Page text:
Following a similar pattern to info points and ticket offices, the railways of the future could potentially see a decrease in the number of staff supervising ticket barriers.
As previously mentioned, the end of paper-based tickets is looming and so is the use of barriers, which could soon be removed from stations entirely.
That’s according to industry giant Hitachi Rail, which is currently trialling a smart ticketing technology that uses sensors on trains to detect an app on boarding passengers’ smartphones.
Although still in its infancy, the model could become a reality in a few decades’ time, supported by an ever-growing industry effort to make travel fully seamless.
Jobs on the rise
Big data analysts
Providing personalised services to customers is currently one of the highest priorities on most operators’ agenda, and there is no other way to obtain it than through detailed data analysis.
In-depth studies of crowd movements, peak hours and individual journeys is key to understanding what passengers want, their routines and, consequently, their needs.
As a result, companies are spending big to gather as much data on their customers as possible, as in the case of Transport for London’s recent WiFi-based system, which tracks passengers’ movements on the Underground.
But with rail passenger numbers currently on the rise in many countries, this practice is a challenge that few can take on-board.
While artificial intelligence (AI) will no doubt do much of the heavy lifting, creating real value will increasingly require a new set of skilled staff capable of analysing big data, singling out information and extracting key focus areas out of it.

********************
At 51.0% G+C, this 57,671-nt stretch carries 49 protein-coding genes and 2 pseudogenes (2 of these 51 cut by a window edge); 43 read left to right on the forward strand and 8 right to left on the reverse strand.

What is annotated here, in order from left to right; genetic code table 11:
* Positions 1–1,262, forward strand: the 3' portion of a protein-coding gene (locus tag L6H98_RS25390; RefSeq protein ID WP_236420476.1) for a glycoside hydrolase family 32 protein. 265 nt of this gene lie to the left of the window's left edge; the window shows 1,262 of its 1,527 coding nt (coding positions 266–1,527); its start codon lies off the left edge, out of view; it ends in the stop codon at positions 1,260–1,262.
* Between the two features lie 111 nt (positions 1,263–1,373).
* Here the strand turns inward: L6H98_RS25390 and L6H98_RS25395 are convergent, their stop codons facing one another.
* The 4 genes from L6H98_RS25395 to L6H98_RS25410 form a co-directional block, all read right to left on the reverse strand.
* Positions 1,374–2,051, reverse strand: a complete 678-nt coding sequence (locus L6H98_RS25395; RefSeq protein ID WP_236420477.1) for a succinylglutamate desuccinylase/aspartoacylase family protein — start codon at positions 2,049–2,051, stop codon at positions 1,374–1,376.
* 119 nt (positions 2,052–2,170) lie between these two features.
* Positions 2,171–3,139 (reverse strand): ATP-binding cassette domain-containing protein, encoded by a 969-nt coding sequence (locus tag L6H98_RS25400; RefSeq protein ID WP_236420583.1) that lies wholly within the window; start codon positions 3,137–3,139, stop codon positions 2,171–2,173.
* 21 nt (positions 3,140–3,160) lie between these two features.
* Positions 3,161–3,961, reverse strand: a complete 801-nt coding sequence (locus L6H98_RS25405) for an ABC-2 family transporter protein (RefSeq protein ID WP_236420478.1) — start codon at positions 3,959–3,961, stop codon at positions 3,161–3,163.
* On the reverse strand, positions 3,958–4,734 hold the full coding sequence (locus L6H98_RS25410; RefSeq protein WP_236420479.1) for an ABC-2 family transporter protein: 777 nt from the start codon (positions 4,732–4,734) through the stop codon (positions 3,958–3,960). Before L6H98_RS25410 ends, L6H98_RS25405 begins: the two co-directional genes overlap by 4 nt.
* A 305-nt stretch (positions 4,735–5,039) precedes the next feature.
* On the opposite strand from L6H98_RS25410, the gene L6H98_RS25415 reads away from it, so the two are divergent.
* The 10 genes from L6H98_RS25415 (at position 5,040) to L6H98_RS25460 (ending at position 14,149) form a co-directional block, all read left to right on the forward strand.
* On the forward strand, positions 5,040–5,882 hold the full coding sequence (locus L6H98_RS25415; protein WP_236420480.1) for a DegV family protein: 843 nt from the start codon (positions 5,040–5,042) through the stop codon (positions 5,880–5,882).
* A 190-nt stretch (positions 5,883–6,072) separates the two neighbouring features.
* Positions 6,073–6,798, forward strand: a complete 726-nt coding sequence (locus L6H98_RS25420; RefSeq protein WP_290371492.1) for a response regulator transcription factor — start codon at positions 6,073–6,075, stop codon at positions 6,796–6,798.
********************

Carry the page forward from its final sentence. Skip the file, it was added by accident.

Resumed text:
Together with climate change, cybersecurity is possibly one of the biggest threats of the century for global railways, and could worsen as time goes by and the 5G era kicks off.
With episodes like the 2017 WannaCry attack – which halted operations across Germany’s rail network – still fresh in the industry’s memory, considerable efforts are being made to protect railways from hackers.
Concerns are further fuelled by the arrival of 5G in stations and, soon enough, on-board trains, which could expose operators and passengers to further data breaches and disrupted services.
However, this is creating a new range of opportunities for specialised companies such as Cylus, Cervello and Mars Technology, as operators are increasingly looking to create new cybersecurity task teams.
Climate change experts
Demand is already high for environmental engineers and climate change experts across all branches of the railway industry, though as time goes by, the job’s profile could evolve into something even more specific.
This is because climate change and its damages will probably intensify with the passing of time, and railway lines around the world will need to be ready for extremely adverse weather conditions, ranging from hurricanes to wildfires.
A rising need for this type of jobs to evolve and specialise was evident over the past couple of summers, during which entire networks experienced delays and disruption as a consequence of the heatwave.
As such, long-term planning will be crucial to mitigate the impact of higher temperatures and rising sea levels, especially in countries likely to witness a drastic change in weather.
AI, IIoT and digitalisation specialists
From AI to the industrial internet of things to machine learning, the rail industry is increasingly embracing digitalisation. However, with the true impact of some these technologies is still uncertain, with many still being very much in their early stages.
As time goes by, more and more new recruits to the rail industry will specialise in cutting-edge technologies to facilitate a wide range of uses, including predictive maintenance, app development and signalling.